The Live Music Industry Had a $20 Billion Year in 2015. Thank You, Grateful Dead.

The combination of more artists on the road to make up for falling music sales and escalating ticket prices has pushed the gross revenues for the live music industry to $20 billion. And while megatours by U2, Taylor Swift, One Direction and Madonna were a big part of this, the Grateful Dead won 2015. From Billboard:

As the sun began to set on Chicago’s Soldier Field, the positive vibe was palpable as more than 70,000 fans — most of them clutching American Beauty roses — settled in for arguably the most highly-anticipated shows of 2015: the Grateful Dead’s Fare Thee Well 50th anniversary concerts.

Fare Thee Well was the biggest show in a big year for the touring industry, which industry stakeholders say remains robust, buoyed by a healthy economy, popular artists on the road, and an increasingly global marketplace, as well as new media marketing that taps into the power of all three. Add to that a general consumer trend toward the purchase of experiences as opposed to possessions, and these are the best of times for live music.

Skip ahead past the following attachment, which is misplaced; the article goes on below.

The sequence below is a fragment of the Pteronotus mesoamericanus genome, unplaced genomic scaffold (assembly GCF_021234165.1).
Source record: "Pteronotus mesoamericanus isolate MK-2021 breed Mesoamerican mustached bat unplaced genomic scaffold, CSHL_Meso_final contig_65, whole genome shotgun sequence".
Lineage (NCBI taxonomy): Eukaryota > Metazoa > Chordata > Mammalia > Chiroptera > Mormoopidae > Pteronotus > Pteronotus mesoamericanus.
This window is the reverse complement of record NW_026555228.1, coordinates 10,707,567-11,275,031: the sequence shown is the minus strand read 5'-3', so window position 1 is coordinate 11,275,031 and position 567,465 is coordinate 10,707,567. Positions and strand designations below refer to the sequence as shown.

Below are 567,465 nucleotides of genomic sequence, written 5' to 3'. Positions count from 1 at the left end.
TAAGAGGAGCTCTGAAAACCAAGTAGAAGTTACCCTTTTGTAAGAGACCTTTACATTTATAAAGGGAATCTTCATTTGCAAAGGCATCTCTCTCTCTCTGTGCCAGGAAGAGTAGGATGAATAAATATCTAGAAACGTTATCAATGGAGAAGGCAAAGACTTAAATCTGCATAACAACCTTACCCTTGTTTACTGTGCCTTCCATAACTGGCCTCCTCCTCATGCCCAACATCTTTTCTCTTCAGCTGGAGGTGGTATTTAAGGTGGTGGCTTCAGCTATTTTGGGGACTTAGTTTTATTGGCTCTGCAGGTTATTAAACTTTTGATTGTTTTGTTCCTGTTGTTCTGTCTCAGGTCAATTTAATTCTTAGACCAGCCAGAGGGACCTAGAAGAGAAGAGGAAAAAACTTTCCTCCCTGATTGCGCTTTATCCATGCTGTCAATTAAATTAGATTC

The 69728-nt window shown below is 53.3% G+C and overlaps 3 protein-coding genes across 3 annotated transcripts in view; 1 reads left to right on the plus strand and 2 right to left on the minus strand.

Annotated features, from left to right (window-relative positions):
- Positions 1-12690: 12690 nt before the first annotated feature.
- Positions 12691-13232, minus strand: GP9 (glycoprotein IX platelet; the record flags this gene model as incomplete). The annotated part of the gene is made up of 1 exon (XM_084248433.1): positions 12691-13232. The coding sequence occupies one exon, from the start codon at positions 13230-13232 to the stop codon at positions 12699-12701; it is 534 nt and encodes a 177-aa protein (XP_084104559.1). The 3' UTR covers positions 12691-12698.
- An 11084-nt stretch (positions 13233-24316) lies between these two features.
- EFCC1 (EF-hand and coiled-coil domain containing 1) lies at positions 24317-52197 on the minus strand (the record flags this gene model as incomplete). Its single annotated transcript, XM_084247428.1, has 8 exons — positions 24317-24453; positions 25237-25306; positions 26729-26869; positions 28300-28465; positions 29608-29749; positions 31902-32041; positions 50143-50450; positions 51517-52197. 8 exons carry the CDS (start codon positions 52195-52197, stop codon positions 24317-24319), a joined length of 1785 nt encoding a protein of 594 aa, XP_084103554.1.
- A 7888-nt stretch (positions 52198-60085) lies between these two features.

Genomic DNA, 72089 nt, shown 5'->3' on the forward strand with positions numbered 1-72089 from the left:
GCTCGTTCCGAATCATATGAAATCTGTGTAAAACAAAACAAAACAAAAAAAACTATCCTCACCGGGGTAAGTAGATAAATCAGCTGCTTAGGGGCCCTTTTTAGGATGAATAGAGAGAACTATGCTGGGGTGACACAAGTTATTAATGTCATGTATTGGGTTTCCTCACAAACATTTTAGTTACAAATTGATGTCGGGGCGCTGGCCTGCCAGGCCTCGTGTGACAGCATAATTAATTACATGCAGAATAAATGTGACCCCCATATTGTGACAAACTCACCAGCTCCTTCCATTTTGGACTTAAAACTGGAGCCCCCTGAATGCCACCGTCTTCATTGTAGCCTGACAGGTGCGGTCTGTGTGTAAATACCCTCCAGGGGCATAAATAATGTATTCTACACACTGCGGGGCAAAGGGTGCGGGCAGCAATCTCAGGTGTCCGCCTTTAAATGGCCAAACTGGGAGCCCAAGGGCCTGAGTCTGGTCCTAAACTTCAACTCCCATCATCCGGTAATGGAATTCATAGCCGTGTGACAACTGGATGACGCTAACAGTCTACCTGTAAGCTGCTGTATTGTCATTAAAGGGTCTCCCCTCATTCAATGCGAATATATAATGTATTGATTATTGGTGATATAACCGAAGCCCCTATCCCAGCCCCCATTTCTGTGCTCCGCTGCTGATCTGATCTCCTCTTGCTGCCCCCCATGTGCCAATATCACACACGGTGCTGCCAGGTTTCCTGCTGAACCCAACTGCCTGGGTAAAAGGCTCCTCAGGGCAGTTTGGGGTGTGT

That July 3-5 Dead run in Chicago generated the biggest Boxscore of the year, with an eye-popping gross of $30.6 million and aggregate attendance of 210,283. Those shows, along with the previous weekend’s take at Levi’s Stadium in Santa Clara, Calif., brought the total Fare Thee Well take to $52 million, a reunion that illustrates the vibrant power of community that has driven the concert industry since its inception, and has now re-invigorated it into an estimated $20 billion global juggernaut in the digital age.

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Alan Cross

is an internationally known broadcaster, interviewer, writer, consultant, blogger and speaker. In his 30+ years in the music business, Alan has interviewed the biggest names in rock, from David Bowie and U2 to Pearl Jam and the Foo Fighters. He’s also known as a musicologist and documentarian through programs like The Ongoing History of New Music.

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